Business

Almost two-thirds in the north expect negative economic impact from Brexit

Almost two-thirds of people in the north believe Brexit will have a negative impact on the economy, according to a new all-island survey
Gareth McKeown

ALMOST two-thirds of people in the north believe Brexit will have a negative impact on the economy, according to a new all-island survey.

The research from business advisory firm, RSM shows that 63 per cent of those surveyed in Northern Ireland are pessimistic about the potential impact of Brexit on the economy, while in the Republic that figure is 65 per cent.

Respondents in the north believe their disposal income could suffer as a result of leaving the European Union, with 43 per cent expecting Brexit to have a strong impact on spending, compared with just 26 per cent in the Republic

The level of concern was largely equal amongst the different age groups, with the exception of older people (73+) with only 30 per cent in the north worried about the Brexit outcome.

In the same age category just one in 10 in the north expects Brexit to have a strong impact on disposable income, compared to 42 per cent of millenials.

The survey, which covers 1,000 people on the island of Ireland also reveals that a hard border could have an adverse impact on both cross-border shopping and tourism.

Almost half of respondents in the north (47 per cent) said they would be less likely to shop in the Republic in the event of a hard border, while in the other direction the assertion was made by 59 per cent of those surveyed.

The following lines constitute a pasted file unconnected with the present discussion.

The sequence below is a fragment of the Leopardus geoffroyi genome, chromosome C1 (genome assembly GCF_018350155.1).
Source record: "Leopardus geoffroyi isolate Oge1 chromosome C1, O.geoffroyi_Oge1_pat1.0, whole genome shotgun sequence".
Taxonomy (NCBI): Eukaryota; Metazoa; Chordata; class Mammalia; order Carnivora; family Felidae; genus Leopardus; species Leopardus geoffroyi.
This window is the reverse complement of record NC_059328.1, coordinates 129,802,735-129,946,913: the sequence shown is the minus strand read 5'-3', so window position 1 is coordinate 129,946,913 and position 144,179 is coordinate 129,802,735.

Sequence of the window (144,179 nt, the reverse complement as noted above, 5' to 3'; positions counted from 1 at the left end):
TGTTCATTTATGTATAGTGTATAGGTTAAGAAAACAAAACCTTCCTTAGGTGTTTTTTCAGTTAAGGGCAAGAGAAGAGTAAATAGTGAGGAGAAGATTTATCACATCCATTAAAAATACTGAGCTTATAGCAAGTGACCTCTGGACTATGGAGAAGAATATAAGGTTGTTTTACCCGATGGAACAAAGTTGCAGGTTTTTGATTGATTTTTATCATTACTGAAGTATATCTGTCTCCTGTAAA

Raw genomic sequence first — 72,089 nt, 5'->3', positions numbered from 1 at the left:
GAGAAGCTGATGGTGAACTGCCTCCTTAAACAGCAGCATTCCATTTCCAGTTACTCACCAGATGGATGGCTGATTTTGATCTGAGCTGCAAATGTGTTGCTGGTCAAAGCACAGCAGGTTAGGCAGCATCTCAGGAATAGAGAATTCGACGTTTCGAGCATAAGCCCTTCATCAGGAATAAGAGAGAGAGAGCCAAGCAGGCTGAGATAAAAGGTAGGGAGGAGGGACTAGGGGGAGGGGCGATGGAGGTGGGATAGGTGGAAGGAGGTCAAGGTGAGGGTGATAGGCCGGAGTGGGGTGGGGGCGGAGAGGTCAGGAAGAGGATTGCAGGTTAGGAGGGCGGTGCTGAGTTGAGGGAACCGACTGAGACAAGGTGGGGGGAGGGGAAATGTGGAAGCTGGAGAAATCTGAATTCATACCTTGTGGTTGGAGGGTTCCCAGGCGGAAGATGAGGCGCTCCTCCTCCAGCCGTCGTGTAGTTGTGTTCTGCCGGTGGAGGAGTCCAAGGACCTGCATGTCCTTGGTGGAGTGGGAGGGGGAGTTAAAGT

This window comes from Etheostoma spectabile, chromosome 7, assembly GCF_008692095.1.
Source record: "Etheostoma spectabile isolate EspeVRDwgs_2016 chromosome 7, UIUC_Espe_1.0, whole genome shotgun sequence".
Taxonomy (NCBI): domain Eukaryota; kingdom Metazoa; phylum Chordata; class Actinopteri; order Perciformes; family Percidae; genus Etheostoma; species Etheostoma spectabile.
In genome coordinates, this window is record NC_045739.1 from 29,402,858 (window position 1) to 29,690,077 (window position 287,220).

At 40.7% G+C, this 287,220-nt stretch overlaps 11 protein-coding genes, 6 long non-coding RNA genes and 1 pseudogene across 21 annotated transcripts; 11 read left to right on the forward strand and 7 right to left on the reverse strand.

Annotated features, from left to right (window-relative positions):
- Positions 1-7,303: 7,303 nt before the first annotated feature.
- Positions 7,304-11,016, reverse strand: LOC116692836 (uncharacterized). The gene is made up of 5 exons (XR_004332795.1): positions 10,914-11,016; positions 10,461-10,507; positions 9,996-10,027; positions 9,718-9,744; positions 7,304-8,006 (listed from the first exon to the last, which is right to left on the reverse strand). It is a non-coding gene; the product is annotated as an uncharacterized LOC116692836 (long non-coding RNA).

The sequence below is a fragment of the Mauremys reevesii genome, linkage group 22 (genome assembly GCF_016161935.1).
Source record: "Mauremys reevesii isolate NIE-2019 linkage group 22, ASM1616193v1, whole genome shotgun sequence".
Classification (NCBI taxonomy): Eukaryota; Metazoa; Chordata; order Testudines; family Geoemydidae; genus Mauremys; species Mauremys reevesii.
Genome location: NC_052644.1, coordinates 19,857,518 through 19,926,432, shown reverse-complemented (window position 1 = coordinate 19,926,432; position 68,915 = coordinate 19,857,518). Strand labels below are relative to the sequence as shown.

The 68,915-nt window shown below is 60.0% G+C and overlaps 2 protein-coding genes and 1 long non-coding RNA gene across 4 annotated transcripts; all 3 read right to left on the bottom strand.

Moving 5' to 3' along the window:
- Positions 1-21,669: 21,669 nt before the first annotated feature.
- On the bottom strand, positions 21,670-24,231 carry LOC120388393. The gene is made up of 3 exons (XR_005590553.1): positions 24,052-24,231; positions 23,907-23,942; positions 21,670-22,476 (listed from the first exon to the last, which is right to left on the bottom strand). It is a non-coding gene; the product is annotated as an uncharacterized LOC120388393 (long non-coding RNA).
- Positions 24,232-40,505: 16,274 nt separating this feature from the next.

In terms of tourism a concerning 46 per cent of those in the Republic said Brexit would mean they would be less likely to visit the north.

RSM Ireland chief operating officer, Áine Farrelly believes the results show people in Northern Ireland are feeling the strain of Brexit more than their counterparts in the Republic

"Consumers in Northern Ireland believe that Brexit could have a major impact on income, and this is being felt more by younger generations than older people," she said.

"Over the next 12 months, retailers will need to work harder to encourage consumers to part with their money. In our experience this uncertainty is somewhat mirrored amongst businesses."

RSM managing partner in Belfast, Richard Gardiner added:

“Given both the economic uncertainty of Brexit and the political uncertainty with the suspension of the Northern Ireland Assembly, it is no surprise that there is anxiety amongst consumers. Interestingly, it is millennials in Northern Ireland that are expressing the greatest concern when it comes to their disposable income, and younger consumers in the Republic that are less likely to visit Northern Ireland, which could apply greater pressure on the retail, leisure and tourism sectors locally."

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